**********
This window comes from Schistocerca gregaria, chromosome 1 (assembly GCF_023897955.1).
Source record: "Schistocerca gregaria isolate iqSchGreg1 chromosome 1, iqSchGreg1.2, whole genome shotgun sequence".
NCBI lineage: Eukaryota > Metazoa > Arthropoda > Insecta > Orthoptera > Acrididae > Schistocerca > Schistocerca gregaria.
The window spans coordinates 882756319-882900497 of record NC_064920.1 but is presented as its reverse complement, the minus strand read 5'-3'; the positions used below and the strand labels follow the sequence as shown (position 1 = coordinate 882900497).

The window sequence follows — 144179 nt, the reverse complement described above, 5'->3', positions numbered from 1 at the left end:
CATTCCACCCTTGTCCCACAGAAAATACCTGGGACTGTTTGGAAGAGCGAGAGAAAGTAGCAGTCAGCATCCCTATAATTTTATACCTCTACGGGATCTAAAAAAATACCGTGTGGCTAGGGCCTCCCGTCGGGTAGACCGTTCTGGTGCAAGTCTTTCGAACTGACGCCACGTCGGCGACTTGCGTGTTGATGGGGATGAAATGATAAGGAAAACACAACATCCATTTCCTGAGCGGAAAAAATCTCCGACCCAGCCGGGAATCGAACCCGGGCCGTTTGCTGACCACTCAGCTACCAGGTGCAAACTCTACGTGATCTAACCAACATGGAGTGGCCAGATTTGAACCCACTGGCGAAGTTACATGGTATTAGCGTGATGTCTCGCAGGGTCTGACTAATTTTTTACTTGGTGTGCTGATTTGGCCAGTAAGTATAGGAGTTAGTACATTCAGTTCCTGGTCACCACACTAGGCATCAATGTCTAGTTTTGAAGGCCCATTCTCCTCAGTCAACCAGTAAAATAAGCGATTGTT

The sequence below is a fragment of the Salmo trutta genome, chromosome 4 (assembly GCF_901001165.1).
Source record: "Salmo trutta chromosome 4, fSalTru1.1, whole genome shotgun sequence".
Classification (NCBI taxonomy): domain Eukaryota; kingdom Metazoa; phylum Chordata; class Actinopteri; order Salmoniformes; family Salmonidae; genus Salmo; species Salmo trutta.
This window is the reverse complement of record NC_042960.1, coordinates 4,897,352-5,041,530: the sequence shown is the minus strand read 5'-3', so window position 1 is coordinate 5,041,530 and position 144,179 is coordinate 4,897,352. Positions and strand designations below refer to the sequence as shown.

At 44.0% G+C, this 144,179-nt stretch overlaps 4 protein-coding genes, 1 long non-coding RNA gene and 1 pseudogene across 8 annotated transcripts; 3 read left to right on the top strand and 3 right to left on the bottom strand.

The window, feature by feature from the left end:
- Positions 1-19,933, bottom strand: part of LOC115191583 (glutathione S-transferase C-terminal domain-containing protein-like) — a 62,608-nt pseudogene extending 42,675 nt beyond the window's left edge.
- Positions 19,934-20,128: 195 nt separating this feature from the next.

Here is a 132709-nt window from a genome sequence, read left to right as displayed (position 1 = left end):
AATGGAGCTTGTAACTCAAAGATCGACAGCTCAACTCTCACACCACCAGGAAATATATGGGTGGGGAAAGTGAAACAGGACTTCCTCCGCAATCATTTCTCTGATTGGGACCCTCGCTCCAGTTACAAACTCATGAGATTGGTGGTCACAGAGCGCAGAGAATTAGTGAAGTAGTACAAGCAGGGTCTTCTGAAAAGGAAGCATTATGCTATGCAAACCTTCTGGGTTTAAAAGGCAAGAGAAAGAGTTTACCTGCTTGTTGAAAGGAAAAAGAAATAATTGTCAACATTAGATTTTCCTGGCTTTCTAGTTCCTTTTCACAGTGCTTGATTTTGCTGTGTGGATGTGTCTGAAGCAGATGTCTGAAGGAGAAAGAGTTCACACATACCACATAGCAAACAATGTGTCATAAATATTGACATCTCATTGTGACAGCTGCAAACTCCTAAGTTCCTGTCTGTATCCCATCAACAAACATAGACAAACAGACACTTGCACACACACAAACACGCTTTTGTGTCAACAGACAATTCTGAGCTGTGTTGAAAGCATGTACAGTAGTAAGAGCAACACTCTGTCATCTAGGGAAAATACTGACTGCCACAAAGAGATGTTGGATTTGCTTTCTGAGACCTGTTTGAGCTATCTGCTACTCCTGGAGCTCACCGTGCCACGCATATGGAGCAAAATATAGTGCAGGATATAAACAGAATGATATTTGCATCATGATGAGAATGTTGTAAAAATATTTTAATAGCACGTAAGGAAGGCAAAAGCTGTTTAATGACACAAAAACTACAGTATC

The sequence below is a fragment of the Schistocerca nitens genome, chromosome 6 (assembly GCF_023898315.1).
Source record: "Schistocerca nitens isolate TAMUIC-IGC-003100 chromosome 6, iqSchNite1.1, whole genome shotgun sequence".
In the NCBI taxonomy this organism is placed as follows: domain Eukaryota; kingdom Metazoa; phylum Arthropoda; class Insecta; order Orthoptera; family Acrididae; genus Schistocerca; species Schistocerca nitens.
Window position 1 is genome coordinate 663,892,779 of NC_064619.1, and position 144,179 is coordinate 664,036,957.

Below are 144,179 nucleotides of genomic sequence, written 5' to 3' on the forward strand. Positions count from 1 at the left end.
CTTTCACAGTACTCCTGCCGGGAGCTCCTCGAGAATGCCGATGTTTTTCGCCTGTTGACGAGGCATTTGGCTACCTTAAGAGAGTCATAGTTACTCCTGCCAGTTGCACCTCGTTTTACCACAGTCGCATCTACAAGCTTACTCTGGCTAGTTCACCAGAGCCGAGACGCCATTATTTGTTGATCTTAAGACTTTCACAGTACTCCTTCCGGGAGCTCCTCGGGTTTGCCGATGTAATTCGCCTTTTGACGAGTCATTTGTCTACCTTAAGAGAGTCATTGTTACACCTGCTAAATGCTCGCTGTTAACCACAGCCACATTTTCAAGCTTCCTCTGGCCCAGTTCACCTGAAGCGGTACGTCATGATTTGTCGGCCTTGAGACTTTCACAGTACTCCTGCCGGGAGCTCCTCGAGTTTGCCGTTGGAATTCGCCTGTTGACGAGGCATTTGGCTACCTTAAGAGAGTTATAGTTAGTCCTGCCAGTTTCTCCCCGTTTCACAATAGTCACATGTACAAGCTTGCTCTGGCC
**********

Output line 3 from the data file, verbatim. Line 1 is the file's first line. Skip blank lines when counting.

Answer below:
NCBI lineage: Eukaryota > Metazoa > Arthropoda > Insecta > Orthoptera > Acrididae > Schistocerca > Schistocerca gregaria.